Improper inflation affects the motorhome owner in a variety of ways. First and foremost, there’s the safety issue. An underinflated tire is not able to sustain the load of a properly inflated one, and it effectively is overloaded even if the motorhome is not overloaded. It flexes too much and causes excessive heat buildup within the tire, which can lead to failure, sometimes a catastrophic one. It will handle poorly, wear quickly and unevenly, and the increased rolling resistance will decrease fuel economy. Often the underinflated tires are the inner tires on a set of duals. These tires can be difficult to check for inflation. The problem is that a catastrophic failure of an inner tire can mean the failure of the outboard tire as well, and that can lead to a loss of vehicle control. Having underinflated tires also means increased stopping distances and poor vehicle handling.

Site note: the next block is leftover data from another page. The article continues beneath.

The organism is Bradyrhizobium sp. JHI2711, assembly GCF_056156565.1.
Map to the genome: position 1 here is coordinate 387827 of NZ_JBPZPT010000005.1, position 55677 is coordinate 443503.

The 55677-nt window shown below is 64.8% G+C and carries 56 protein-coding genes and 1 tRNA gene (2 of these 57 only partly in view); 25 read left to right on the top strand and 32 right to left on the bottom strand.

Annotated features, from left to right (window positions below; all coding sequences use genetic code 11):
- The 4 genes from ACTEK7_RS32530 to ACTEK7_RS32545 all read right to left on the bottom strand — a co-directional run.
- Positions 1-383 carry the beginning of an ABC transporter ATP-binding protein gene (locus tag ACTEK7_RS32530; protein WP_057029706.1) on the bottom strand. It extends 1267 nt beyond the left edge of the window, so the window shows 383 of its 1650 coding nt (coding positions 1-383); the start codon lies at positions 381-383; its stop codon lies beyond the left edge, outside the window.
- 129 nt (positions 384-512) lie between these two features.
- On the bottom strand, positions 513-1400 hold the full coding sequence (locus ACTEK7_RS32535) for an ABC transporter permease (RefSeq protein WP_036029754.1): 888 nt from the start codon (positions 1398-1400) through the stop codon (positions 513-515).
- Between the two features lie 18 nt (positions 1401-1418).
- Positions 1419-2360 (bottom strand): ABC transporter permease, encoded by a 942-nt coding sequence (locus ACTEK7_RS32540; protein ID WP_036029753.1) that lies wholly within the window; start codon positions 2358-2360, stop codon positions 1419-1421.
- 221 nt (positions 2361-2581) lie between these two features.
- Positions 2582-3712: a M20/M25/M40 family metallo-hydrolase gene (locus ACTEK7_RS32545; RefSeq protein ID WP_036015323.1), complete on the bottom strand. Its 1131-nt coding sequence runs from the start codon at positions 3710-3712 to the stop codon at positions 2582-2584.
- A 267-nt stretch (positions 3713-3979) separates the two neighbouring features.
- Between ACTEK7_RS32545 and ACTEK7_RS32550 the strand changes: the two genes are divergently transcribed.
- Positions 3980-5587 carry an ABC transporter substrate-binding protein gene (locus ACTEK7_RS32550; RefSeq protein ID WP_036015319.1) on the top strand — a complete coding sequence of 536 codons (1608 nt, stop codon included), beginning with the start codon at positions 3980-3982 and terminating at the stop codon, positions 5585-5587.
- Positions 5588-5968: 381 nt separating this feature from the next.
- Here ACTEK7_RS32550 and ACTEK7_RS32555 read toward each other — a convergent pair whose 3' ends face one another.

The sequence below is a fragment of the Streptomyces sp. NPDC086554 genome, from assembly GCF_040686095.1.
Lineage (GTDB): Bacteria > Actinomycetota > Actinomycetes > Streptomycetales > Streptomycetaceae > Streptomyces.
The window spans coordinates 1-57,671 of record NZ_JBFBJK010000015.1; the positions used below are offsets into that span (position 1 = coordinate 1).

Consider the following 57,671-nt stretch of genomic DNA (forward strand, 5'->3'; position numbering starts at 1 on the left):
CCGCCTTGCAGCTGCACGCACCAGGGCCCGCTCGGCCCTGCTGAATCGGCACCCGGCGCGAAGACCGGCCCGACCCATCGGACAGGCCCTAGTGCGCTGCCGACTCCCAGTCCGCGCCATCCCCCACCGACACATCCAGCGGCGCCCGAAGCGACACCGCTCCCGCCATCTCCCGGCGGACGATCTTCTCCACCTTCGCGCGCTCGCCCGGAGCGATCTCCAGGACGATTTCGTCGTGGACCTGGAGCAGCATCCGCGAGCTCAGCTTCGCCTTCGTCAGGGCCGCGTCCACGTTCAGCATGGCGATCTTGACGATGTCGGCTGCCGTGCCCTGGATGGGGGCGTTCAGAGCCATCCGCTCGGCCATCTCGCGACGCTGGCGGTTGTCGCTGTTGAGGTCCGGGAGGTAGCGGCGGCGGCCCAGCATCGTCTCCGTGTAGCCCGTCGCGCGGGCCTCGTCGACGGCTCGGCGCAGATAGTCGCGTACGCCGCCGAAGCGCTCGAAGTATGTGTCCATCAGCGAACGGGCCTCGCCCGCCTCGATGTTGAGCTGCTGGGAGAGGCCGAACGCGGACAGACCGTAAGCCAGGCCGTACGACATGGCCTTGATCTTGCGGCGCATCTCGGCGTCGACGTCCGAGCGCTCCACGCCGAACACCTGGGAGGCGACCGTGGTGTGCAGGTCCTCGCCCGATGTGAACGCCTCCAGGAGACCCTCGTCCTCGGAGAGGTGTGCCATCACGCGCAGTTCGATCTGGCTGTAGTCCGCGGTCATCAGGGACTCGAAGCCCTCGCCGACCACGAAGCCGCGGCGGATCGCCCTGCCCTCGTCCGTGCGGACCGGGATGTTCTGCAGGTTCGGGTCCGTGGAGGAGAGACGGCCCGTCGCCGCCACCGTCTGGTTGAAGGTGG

Overinflation is not as bad; in fact, according to Toyo tire engineers, overinflation has really never created a problem. However, overinflation may accelerate tire wear because as the air in the tire expands, it heats up, putting extra pressure on the interior of the tire. Add the weight of an overloaded coach and you have a prescription for a blowout. Blowouts usually occur when a tire is under prolonged stress “” as when driving at high speeds on the freeway “” and a tire failure in heavy traffic and at high speed can be a real disaster. Overinflated tires may also be more likely to fail from the sudden impact of hitting a pothole, because they flex less and are more likely to be punctured by road hazards. Overinflated tires also have a smaller contact patch (the part of the tire tread in contact with the road) than a correctly inflated tire, which means that traction and handling will be adversely affected, along with braking ability, especially during inclement weather.